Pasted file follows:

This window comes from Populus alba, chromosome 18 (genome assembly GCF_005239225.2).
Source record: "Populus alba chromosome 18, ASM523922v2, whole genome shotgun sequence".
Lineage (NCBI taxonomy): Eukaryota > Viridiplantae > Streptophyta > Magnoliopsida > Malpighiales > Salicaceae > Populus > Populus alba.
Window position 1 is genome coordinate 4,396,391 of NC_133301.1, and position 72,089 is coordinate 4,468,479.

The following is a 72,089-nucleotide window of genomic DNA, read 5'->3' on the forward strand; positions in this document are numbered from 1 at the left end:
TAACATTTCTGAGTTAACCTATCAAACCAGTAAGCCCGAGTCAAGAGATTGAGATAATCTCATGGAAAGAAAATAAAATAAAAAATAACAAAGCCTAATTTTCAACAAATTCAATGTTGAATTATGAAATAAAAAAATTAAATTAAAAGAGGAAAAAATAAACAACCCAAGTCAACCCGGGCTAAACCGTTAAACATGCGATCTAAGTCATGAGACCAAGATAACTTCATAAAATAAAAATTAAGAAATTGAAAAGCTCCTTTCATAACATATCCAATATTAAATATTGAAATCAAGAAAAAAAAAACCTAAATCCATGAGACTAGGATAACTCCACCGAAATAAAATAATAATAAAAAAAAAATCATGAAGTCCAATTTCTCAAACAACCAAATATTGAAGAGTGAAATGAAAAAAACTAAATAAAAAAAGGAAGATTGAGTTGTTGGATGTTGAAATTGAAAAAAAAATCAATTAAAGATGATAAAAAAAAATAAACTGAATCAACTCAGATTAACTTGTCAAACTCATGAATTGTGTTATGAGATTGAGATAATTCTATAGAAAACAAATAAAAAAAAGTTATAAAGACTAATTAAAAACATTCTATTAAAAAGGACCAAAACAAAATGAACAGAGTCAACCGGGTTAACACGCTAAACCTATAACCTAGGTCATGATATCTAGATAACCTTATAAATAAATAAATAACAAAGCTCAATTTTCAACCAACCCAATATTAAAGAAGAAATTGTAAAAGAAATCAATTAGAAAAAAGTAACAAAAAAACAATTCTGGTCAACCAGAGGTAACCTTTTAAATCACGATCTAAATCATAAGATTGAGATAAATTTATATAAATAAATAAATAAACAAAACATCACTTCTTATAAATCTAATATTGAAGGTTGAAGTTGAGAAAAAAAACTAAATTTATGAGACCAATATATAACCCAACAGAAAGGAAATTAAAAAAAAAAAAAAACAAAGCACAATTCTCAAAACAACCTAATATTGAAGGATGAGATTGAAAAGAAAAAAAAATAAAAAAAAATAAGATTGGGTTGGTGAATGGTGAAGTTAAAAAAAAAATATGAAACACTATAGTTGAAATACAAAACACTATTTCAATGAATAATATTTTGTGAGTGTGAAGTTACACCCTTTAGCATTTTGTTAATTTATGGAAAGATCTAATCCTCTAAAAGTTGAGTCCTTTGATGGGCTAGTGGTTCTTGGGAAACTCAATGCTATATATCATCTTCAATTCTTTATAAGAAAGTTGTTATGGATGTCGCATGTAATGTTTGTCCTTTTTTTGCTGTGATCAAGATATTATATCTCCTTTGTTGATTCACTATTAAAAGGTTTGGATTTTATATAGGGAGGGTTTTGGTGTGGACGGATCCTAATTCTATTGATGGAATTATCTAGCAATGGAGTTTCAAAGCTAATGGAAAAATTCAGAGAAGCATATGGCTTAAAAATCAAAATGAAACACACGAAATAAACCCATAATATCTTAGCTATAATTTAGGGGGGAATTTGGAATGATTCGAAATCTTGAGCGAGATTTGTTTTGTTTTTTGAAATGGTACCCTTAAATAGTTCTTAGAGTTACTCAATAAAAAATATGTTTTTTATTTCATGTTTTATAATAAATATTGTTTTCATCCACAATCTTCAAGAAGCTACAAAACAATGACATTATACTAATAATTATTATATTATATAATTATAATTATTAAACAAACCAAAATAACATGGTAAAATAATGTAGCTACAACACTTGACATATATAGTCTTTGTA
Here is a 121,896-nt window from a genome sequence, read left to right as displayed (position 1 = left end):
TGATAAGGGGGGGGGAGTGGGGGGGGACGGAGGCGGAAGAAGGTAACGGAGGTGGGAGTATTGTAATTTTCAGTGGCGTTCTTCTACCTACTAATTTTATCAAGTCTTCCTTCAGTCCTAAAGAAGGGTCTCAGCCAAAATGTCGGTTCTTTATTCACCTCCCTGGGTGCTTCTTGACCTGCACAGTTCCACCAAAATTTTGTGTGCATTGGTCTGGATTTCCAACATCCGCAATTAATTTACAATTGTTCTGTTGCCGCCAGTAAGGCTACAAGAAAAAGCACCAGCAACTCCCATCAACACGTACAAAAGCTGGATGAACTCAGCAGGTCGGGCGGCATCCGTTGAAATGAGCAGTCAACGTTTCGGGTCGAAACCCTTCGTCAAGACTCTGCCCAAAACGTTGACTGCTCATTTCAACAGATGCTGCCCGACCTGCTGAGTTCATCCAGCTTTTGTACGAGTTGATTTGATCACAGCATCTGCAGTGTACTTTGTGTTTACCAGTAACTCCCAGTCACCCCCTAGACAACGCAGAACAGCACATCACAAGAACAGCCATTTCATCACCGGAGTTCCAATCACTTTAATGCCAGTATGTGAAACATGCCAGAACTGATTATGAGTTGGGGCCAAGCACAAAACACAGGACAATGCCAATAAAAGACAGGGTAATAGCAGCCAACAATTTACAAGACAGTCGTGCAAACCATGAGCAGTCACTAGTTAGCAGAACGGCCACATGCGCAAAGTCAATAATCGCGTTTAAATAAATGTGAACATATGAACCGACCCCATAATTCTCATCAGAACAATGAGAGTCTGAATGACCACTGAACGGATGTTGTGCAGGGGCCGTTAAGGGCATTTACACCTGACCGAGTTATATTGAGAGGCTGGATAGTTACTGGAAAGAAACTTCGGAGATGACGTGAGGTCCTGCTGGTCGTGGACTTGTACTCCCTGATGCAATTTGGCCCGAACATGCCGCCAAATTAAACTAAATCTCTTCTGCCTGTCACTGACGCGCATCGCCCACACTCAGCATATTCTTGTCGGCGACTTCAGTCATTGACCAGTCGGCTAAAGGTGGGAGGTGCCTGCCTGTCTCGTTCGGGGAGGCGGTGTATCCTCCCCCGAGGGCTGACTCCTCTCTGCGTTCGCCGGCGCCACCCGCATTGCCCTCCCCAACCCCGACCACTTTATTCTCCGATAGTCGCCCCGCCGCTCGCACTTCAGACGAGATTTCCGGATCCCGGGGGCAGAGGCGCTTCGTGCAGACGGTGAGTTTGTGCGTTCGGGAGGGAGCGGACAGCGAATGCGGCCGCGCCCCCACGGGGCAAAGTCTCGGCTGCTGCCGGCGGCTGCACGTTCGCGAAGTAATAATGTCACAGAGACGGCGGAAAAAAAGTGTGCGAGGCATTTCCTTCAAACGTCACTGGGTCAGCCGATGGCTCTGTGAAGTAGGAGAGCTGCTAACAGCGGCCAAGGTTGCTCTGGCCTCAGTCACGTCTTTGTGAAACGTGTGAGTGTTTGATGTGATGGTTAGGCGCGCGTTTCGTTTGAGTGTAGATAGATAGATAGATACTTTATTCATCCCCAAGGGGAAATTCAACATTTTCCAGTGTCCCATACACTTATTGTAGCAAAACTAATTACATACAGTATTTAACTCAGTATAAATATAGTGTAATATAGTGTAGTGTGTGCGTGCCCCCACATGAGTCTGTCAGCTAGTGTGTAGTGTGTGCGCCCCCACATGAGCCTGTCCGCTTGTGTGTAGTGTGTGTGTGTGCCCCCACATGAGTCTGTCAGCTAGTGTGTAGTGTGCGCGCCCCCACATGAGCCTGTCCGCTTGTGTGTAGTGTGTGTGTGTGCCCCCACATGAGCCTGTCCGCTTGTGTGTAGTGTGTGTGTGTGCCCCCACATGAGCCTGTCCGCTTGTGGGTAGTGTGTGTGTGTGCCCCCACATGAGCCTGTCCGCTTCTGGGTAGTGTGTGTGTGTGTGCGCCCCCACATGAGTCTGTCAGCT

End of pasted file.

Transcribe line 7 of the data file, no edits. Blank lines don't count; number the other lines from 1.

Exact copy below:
Here is a 121,896-nt window from a genome sequence, read left to right as displayed (position 1 = left end):